When one considers a school for one’s student or students, one may consider many factors. In most advertisements and school exhibitions, the school’s Matric pass rate, number of distinctions and sporting achievements are presented proudly. Marist Brothers Linmeyer is no different…
Recently, I have been thinking about what truly makes our school, or should make our school significant – and not just special. What type of young person leaves Marist Brothers Linmeyer at the end of Grade 12 and goes out into the world after school? Do the distinctions always equate with success at tertiary level? Does studying medicine always make a good doctor, or doing an engineering or commerce degree contribute to social justice and economic growth, etc.?
In a recent book by Mike Crowley (April 15, 2018) – Turning the Tide: Changing the Story of Your School, these aspects are discussed.
Are traditional schools losing connection with the real world? Scott McLeod observed that “a culture of teaching and learning often produces great achievement but a culture of achievement rarely results in great teaching and learning”.
Obviously academic achievements are incredibly important, but are we as parents and educators teaching students how to become fully human? Are we equipping our young people with the skills needed in a challenging, modern world; to be caring, ethical, happy and successful? (and in this context, I do not refer to success as having material wealth). Are they being taught manners, how to care for their environment and animals and to live by the five Marist characteristics? If not, we have much to do and be responsible for.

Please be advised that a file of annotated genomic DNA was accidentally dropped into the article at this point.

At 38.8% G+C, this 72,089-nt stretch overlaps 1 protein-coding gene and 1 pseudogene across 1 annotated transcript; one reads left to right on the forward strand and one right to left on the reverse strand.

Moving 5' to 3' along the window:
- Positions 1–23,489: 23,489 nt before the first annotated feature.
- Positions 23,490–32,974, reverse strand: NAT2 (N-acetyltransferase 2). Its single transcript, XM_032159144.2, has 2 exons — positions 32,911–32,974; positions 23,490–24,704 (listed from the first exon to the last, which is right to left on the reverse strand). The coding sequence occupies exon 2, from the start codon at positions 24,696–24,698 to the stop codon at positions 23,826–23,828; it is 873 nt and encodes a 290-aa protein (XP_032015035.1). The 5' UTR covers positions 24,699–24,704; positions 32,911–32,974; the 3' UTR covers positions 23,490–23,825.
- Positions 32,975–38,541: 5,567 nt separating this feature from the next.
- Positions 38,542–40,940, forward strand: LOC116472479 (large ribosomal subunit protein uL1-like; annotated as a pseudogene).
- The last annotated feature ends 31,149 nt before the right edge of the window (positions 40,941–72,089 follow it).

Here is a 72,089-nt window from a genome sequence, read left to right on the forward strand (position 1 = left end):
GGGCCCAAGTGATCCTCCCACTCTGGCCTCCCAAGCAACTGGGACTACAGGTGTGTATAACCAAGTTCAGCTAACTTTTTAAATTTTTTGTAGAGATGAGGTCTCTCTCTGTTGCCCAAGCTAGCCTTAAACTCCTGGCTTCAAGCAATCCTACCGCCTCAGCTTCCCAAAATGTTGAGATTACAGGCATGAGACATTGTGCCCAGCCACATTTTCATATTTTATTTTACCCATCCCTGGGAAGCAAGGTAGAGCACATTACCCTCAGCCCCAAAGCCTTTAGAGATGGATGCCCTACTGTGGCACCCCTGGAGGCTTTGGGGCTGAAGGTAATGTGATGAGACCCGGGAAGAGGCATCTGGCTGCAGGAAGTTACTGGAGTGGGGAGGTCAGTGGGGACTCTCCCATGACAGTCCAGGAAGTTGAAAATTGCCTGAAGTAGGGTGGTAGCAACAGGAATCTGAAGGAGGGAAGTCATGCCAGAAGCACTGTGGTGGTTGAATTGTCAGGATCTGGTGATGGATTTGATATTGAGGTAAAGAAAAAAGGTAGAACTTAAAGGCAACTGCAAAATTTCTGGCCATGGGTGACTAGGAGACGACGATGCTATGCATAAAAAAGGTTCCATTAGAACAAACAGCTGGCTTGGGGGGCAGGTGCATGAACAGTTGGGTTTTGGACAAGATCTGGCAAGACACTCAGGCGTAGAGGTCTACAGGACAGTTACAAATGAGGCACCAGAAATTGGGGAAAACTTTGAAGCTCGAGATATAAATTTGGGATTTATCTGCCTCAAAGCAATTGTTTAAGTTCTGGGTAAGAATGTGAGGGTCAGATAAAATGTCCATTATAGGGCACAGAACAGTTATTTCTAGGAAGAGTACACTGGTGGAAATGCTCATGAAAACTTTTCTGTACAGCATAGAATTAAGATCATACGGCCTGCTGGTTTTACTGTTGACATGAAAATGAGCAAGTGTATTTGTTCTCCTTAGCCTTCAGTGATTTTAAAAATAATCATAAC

Are our students learning how to communicate effectively, develop positive relationships, caring for those least favoured by life and much more?
Presently, in our country’s history, we as parents and educators need more than ever to be the people we wish others to be and to be good role models for our students showing them how to deal with difficult situations and teaching them how to be honest and resilient in the face of harsh reality.
I do not believe that we are sadly lacking in some of these areas, our ethos and purpose, but I believe that we should not lose focus of what is required of us to be the best for the world.
As Mike Crowley states:
“It’s time to move on from trite mission statements and measurement agendas. We need to define, from the student perspective, what schools are really about and for. What is our authentic ambition for students beyond graduation?”
So, in closing – what is the greatest gift that you have given your student that will prepare him or her to be the best person that they can be for the world?
Principal – High School